During World War II, the Political Warfare Executive (PWE) was a British clandestine body created to produce and disseminate both white and black propaganda, with the aim of damaging enemy morale and sustaining the morale of the Occupied countries.
The Executive was formed in August 1941, reporting to the Foreign Office. The staff came mostly from SO1, which had been until then the propaganda arm of the Special Operations Executive. The organisation was governed by a committee initially comprising among others Anthony Eden (Foreign Secretary), Brendan Bracken (Minister of Information) and Hugh Dalton (Minister of Economic Warfare) (they were more forthright in those days).
PWE included staff from the Ministry of Information, the propaganda elements of the Special Operations Executive, and from the BBC. Its main headquarters was at Woburn Abbey with London offices at the BBC’s Bush House. As the Political Warfare Executive was a secret department when dealing with the outside world PWE used the cover-name ‘Political Intelligence Department’ (PID).
After D-Day most of PWE’s white propaganda staff transferred to the Psychological Warfare Division (PWD/SHAEF) of SHAEF.
At the end of World War II PWE were tasked with the re-education of German Prisoners of War. As with different types of propaganda, PWE used the same ‘white’, ‘grey’, and ‘black’ classifications for German POWs. Prisoners classed as ‘black’ were considered dangerous ardent Nazis, with anti-Nazis classed as ‘white’ and regular non-political soldiers classed as ‘grey’.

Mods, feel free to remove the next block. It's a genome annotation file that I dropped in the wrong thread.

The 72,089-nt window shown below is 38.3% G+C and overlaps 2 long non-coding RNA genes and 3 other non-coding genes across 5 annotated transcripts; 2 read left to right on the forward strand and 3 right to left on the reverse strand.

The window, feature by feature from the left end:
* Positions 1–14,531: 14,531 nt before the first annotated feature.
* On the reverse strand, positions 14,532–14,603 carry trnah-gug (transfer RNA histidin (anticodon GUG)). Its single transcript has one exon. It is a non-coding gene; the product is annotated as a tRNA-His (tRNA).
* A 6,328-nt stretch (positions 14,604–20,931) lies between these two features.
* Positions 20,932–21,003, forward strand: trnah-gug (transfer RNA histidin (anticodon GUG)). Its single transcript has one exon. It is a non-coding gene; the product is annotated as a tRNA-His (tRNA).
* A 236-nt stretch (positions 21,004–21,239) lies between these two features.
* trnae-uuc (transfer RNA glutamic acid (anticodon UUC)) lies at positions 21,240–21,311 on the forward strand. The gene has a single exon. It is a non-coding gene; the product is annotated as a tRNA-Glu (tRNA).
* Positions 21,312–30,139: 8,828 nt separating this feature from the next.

Hacking terms such as white-hats, black-hats and grey-hats use the same classification system even if the terminology has been turned on its head in our Orwellian existence where black is white and white is black. Aaron Barr of HBGary infamy is an example of this.
Sir Hugh Carleton Greene was a British journalist and television executive. He was the Director-General of the BBC from 1960―1969, and is generally credited with modernising an organisation that had fallen behind in the wake of the launch of ITV in 1955.
From 1941, Greene also helped to smooth the relationship between the BBC and the PWE whose goals were somewhat at odds (the BBC strove for accurate, unbiased journalism whereas the PWE was largely concerned with propaganda).
In his novel 1984, Orwell named Room 101 after a conference room at Bush House where he used to sit through tedious meetings. When one of the possible original room 101s at the BBC was due to be demolished, a plaster cast was made by artist Rachel Whiteread for posterity.
Orwell worked in Bush House between 1941 and 1943 and the building is said to have given him the idea, when writing 1984, both for the nightmarish Room 101 and the almost equally awful canteen at the Ministry of Truth.
Bush House was used by many celebrities, including Sir Paul McCartney, for his broadcasts to Russia. This was Britain’s mouth-piece to the world.
As with most if not all institutions, the BBC has elements of good and bad. Honest journalists and even writers of the calibre of Orwell were up against and compromised by agents of the Political Warfare Executive which says it all really.
Truth is the first casualty of war and in a time of universal deceit telling the truth is a revolutionary act..
The World Service vacated the premises in the summer of 2012.